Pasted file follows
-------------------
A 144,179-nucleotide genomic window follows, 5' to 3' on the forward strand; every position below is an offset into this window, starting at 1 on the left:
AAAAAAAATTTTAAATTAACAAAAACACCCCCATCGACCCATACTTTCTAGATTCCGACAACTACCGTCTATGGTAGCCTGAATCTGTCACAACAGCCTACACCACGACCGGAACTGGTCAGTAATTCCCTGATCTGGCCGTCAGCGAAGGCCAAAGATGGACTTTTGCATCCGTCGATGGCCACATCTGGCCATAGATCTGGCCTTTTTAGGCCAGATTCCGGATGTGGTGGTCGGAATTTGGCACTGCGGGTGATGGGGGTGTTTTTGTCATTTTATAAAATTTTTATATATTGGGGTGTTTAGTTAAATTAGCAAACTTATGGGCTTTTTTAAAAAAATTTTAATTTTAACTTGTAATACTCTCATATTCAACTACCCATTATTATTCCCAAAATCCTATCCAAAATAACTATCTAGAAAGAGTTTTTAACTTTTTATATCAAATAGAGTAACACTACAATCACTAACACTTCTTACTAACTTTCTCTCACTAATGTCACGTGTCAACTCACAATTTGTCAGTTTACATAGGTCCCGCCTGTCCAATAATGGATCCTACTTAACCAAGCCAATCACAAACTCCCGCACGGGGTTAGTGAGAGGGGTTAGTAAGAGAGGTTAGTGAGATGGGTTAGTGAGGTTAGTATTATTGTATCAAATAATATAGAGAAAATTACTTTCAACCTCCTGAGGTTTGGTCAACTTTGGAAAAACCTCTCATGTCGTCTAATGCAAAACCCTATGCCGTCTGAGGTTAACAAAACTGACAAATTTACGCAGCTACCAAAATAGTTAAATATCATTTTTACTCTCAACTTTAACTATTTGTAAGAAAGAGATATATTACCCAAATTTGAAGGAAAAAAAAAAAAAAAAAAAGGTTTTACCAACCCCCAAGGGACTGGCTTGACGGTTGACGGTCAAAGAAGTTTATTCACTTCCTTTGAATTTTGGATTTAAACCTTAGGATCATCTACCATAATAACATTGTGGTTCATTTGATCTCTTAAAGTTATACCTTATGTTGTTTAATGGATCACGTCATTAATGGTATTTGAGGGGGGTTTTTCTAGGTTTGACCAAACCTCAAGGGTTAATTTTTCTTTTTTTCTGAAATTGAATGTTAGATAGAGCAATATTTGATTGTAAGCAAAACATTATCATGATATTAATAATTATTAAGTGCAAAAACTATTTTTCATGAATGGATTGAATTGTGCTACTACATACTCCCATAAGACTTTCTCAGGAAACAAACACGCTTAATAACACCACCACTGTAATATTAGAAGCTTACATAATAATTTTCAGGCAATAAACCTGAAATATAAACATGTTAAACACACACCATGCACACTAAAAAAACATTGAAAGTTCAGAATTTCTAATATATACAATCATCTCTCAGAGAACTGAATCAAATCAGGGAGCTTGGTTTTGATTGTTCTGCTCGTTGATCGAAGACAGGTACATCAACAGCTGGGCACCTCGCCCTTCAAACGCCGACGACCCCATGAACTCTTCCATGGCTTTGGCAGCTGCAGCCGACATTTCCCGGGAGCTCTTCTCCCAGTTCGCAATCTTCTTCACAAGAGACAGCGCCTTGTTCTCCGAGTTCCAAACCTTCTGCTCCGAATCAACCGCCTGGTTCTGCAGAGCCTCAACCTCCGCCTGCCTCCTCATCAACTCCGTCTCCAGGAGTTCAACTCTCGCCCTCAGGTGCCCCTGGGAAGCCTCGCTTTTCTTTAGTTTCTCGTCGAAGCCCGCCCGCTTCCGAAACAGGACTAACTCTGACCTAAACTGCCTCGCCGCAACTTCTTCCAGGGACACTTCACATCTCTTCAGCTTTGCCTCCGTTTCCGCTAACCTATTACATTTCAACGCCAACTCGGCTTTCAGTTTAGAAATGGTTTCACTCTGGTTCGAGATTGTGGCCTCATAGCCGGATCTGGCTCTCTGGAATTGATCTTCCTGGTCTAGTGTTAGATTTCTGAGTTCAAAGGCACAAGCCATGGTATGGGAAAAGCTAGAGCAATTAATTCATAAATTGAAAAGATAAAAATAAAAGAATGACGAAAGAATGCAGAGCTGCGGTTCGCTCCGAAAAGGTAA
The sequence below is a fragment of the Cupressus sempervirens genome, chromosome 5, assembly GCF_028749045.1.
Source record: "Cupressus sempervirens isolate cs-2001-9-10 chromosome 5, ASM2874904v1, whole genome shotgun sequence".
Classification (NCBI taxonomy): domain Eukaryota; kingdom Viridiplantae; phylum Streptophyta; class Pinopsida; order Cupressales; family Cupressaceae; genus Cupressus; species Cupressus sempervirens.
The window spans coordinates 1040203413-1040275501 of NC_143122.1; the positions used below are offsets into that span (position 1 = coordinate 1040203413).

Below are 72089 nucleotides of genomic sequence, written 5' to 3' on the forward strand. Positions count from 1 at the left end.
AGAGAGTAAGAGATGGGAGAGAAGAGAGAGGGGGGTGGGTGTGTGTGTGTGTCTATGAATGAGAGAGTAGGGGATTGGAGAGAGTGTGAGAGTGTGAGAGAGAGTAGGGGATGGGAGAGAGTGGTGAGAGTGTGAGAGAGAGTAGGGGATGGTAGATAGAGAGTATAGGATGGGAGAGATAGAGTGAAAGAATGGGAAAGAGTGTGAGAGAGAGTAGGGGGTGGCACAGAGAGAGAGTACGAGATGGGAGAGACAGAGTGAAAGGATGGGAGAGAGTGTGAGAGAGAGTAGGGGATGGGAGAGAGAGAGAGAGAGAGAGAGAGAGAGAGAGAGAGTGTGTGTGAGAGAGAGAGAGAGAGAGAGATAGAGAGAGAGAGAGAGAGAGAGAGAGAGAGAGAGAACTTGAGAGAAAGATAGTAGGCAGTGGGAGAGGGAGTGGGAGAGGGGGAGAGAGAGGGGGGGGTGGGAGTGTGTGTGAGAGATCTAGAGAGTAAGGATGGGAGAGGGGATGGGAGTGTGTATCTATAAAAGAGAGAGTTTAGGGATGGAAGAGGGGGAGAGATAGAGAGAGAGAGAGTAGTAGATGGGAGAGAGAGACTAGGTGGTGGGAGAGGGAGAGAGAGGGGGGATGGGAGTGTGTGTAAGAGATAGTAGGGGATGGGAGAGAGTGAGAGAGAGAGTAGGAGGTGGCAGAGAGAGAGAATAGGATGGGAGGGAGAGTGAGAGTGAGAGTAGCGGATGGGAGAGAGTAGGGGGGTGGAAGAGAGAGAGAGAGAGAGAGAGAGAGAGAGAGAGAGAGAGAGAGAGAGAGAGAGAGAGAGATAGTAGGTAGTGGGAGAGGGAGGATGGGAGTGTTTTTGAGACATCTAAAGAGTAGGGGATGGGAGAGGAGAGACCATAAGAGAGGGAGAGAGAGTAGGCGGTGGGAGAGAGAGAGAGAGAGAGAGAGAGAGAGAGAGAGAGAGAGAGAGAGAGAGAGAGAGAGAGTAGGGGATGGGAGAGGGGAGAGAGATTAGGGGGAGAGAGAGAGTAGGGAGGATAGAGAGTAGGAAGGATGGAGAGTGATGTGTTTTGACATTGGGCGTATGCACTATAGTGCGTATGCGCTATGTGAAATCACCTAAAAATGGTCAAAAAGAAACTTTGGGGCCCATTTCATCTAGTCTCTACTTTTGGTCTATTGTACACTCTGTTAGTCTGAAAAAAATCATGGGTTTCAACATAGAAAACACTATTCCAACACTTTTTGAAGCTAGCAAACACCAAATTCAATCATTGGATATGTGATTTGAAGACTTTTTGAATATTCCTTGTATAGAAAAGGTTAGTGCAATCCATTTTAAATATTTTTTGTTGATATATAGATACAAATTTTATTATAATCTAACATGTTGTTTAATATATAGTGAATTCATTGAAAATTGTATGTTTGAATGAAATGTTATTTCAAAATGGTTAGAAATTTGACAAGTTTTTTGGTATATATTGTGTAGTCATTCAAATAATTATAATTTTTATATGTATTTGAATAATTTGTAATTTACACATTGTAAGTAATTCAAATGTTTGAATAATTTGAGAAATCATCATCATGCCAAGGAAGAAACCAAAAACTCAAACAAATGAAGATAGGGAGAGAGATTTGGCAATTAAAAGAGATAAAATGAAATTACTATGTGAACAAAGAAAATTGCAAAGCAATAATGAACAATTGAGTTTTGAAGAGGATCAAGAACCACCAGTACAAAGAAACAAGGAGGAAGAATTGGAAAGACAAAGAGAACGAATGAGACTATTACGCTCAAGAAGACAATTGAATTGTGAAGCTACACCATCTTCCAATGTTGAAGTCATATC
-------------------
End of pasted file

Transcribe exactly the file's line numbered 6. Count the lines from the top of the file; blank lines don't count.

The window spans coordinates 1040203413-1040275501 of NC_143122.1; the positions used below are offsets into that span (position 1 = coordinate 1040203413).